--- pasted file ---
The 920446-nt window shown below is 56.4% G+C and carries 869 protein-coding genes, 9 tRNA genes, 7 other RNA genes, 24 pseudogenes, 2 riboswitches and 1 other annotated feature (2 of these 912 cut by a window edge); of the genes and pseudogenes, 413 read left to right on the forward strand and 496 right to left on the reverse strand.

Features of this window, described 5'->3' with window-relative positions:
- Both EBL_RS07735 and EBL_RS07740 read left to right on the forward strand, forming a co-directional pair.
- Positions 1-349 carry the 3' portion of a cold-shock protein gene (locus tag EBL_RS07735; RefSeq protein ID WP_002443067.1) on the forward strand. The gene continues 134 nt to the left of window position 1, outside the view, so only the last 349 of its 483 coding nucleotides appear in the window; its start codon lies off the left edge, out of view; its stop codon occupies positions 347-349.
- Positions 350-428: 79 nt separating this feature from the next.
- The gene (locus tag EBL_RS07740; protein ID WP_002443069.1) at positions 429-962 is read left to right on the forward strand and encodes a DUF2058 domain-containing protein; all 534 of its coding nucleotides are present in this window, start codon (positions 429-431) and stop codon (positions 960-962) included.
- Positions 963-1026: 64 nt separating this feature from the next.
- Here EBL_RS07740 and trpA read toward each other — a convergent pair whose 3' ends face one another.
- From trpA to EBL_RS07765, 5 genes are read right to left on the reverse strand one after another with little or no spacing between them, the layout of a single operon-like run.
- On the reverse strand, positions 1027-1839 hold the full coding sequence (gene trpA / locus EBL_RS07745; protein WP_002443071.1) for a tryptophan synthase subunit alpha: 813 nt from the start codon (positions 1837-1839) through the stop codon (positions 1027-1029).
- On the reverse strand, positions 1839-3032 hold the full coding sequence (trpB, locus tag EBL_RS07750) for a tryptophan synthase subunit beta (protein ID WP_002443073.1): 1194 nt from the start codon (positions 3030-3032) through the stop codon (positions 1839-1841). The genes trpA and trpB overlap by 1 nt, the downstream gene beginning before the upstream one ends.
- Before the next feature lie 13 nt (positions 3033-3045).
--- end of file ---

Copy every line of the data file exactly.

The 920446-nt window shown below is 56.4% G+C and carries 869 protein-coding genes, 9 tRNA genes, 7 other RNA genes, 24 pseudogenes, 2 riboswitches and 1 other annotated feature (2 of these 912 cut by a window edge); of the genes and pseudogenes, 413 read left to right on the forward strand and 496 right to left on the reverse strand.

Features of this window, described 5'->3' with window-relative positions:
- Both EBL_RS07735 and EBL_RS07740 read left to right on the forward strand, forming a co-directional pair.
- Positions 1-349 carry the 3' portion of a cold-shock protein gene (locus tag EBL_RS07735; RefSeq protein ID WP_002443067.1) on the forward strand. The gene continues 134 nt to the left of window position 1, outside the view, so only the last 349 of its 483 coding nucleotides appear in the window; its start codon lies off the left edge, out of view; its stop codon occupies positions 347-349.
- Positions 350-428: 79 nt separating this feature from the next.
- The gene (locus tag EBL_RS07740; protein ID WP_002443069.1) at positions 429-962 is read left to right on the forward strand and encodes a DUF2058 domain-containing protein; all 534 of its coding nucleotides are present in this window, start codon (positions 429-431) and stop codon (positions 960-962) included.
- Positions 963-1026: 64 nt separating this feature from the next.
- Here EBL_RS07740 and trpA read toward each other — a convergent pair whose 3' ends face one another.
- From trpA to EBL_RS07765, 5 genes are read right to left on the reverse strand one after another with little or no spacing between them, the layout of a single operon-like run.
- On the reverse strand, positions 1027-1839 hold the full coding sequence (gene trpA / locus EBL_RS07745; protein WP_002443071.1) for a tryptophan synthase subunit alpha: 813 nt from the start codon (positions 1837-1839) through the stop codon (positions 1027-1029).
- On the reverse strand, positions 1839-3032 hold the full coding sequence (trpB, locus tag EBL_RS07750) for a tryptophan synthase subunit beta (protein ID WP_002443073.1): 1194 nt from the start codon (positions 3030-3032) through the stop codon (positions 1839-1841). The genes trpA and trpB overlap by 1 nt, the downstream gene beginning before the upstream one ends.
- Before the next feature lie 13 nt (positions 3033-3045).